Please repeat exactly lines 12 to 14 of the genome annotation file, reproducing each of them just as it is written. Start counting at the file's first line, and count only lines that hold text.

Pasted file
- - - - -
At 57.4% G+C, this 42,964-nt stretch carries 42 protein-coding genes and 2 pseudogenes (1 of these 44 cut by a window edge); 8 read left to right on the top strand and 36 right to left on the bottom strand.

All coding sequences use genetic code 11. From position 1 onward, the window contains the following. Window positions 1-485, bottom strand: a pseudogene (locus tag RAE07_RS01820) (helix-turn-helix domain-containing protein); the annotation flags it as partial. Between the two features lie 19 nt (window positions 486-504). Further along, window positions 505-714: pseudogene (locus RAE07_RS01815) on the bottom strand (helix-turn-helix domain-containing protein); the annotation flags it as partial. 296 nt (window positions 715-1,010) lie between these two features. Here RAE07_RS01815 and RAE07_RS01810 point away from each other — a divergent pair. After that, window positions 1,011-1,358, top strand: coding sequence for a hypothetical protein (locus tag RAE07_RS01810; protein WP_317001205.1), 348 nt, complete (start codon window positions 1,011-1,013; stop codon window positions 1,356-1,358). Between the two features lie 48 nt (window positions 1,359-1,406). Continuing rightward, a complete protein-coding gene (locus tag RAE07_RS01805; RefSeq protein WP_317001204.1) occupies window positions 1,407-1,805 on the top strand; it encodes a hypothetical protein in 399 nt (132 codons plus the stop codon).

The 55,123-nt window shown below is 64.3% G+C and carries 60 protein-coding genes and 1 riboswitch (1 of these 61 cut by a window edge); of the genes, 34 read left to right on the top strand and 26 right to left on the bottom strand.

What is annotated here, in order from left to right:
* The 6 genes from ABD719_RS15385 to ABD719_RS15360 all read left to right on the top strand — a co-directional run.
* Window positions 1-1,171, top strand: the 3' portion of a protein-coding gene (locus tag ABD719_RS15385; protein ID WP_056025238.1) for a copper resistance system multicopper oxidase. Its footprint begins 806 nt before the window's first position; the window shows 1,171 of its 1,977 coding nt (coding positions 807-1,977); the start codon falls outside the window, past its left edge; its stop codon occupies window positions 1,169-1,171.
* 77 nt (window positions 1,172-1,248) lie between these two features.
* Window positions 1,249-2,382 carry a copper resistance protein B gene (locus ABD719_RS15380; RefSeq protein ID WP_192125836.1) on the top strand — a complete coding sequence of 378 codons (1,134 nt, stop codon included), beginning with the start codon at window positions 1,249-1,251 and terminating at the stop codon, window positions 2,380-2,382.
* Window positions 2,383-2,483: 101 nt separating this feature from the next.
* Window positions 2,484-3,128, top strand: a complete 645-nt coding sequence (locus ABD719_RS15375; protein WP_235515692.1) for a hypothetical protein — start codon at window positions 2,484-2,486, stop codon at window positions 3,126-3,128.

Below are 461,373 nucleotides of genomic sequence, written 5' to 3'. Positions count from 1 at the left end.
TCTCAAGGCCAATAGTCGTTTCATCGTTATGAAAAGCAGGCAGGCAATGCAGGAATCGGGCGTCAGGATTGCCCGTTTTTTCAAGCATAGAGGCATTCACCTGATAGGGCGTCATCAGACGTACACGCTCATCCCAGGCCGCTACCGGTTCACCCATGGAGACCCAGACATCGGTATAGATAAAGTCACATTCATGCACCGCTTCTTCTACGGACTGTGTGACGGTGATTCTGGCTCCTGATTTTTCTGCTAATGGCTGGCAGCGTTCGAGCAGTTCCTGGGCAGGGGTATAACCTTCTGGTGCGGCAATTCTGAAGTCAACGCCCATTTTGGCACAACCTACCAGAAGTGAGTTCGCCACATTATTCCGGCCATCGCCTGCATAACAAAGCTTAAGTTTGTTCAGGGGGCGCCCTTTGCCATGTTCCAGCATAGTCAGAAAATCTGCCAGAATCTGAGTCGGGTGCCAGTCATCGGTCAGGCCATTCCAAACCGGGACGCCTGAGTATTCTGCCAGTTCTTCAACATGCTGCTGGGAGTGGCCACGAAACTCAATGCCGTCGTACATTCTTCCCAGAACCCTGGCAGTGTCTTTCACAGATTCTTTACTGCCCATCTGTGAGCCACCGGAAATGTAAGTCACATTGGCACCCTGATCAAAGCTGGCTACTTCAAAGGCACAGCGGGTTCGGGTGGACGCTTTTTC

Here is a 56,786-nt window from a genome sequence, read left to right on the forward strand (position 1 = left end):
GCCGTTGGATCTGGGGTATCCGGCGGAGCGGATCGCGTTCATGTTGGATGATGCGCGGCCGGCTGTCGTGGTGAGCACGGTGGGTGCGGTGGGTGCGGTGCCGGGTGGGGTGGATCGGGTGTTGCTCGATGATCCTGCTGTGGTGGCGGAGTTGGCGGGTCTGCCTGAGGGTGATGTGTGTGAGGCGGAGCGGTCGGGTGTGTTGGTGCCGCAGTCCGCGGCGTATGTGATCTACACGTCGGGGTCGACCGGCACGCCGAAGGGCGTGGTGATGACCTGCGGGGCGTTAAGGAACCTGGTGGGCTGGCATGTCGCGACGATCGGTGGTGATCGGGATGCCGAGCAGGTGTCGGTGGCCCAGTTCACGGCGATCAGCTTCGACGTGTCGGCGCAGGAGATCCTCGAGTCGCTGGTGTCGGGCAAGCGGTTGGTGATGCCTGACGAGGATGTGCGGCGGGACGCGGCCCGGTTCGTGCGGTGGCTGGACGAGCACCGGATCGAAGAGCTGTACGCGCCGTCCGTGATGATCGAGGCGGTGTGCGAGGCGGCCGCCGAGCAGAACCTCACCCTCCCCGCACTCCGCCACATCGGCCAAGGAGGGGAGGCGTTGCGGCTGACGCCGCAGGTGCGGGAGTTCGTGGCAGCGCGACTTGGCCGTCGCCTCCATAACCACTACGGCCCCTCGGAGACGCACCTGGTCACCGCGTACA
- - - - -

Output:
TCTCAAGGCCAATAGTCGTTTCATCGTTATGAAAAGCAGGCAGGCAATGCAGGAATCGGGCGTCAGGATTGCCCGTTTTTTCAAGCATAGAGGCATTCACCTGATAGGGCGTCATCAGACGTACACGCTCATCCCAGGCCGCTACCGGTTCACCCATGGAGACCCAGACATCGGTATAGATAAAGTCACATTCATGCACCGCTTCTTCTACGGACTGTGTGACGGTGATTCTGGCTCCTGATTTTTCTGCTAATGGCTGGCAGCGTTCGAGCAGTTCCTGGGCAGGGGTATAACCTTCTGGTGCGGCAATTCTGAAGTCAACGCCCATTTTGGCACAACCTACCAGAAGTGAGTTCGCCACATTATTCCGGCCATCGCCTGCATAACAAAGCTTAAGTTTGTTCAGGGGGCGCCCTTTGCCATGTTCCAGCATAGTCAGAAAATCTGCCAGAATCTGAGTCGGGTGCCAGTCATCGGTCAGGCCATTCCAAACCGGGACGCCTGAGTATTCTGCCAGTTCTTCAACATGCTGCTGGGAGTGGCCACGAAACTCAATGCCGTCGTACATTCTTCCCAGAACCCTGGCAGTGTCTTTCACAGATTCTTTACTGCCCATCTGTGAGCCACCGGAAATGTAAGTCACATTGGCACCCTGATCAAAGCTGGCTACTTCAAAGGCACAGCGGGTTCGGGTGGACGCTTTTTC

Here is a 56,786-nt window from a genome sequence, read left to right on the forward strand (position 1 = left end):
GCCGTTGGATCTGGGGTATCCGGCGGAGCGGATCGCGTTCATGTTGGATGATGCGCGGCCGGCTGTCGTGGTGAGCACGGTGGGTGCGGTGGGTGCGGTGCCGGGTGGGGTGGATCGGGTGTTGCTCGATGATCCTGCTGTGGTGGCGGAGTTGGCGGGTCTGCCTGAGGGTGATGTGTGTGAGGCGGAGCGGTCGGGTGTGTTGGTGCCGCAGTCCGCGGCGTATGTGATCTACACGTCGGGGTCGACCGGCACGCCGAAGGGCGTGGTGATGACCTGCGGGGCGTTAAGGAACCTGGTGGGCTGGCATGTCGCGACGATCGGTGGTGATCGGGATGCCGAGCAGGTGTCGGTGGCCCAGTTCACGGCGATCAGCTTCGACGTGTCGGCGCAGGAGATCCTCGAGTCGCTGGTGTCGGGCAAGCGGTTGGTGATGCCTGACGAGGATGTGCGGCGGGACGCGGCCCGGTTCGTGCGGTGGCTGGACGAGCACCGGATCGAAGAGCTGTACGCGCCGTCCGTGATGATCGAGGCGGTGTGCGAGGCGGCCGCCGAGCAGAACCTCACCCTCCCCGCACTCCGCCACATCGGCCAAGGAGGGGAGGCGTTGCGGCTGACGCCGCAGGTGCGGGAGTTCGTGGCAGCGCGACTTGGCCGTCGCCTCCATAACCACTACGGCCCCTCGGAGACGCACCTGGTCACCGCGTACA